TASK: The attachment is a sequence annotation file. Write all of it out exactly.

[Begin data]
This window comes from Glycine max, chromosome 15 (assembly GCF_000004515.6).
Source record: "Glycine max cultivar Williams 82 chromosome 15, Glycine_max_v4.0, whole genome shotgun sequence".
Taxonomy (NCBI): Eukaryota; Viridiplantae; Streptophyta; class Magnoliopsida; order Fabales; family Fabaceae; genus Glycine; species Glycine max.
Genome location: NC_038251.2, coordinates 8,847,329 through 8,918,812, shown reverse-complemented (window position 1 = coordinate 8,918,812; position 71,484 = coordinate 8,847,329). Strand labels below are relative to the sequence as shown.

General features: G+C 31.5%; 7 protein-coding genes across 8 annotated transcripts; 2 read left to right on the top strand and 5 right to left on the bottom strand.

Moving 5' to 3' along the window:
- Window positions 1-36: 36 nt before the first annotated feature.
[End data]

This window comes from Glycine max, chromosome 15 (assembly GCF_000004515.6).
Source record: "Glycine max cultivar Williams 82 chromosome 15, Glycine_max_v4.0, whole genome shotgun sequence".
Taxonomy (NCBI): Eukaryota; Viridiplantae; Streptophyta; class Magnoliopsida; order Fabales; family Fabaceae; genus Glycine; species Glycine max.
Genome location: NC_038251.2, coordinates 8,847,329 through 8,918,812, shown reverse-complemented (window position 1 = coordinate 8,918,812; position 71,484 = coordinate 8,847,329). Strand labels below are relative to the sequence as shown.

General features: G+C 31.5%; 7 protein-coding genes across 8 annotated transcripts; 2 read left to right on the top strand and 5 right to left on the bottom strand.

Moving 5' to 3' along the window:
- Window positions 1-36: 36 nt before the first annotated feature.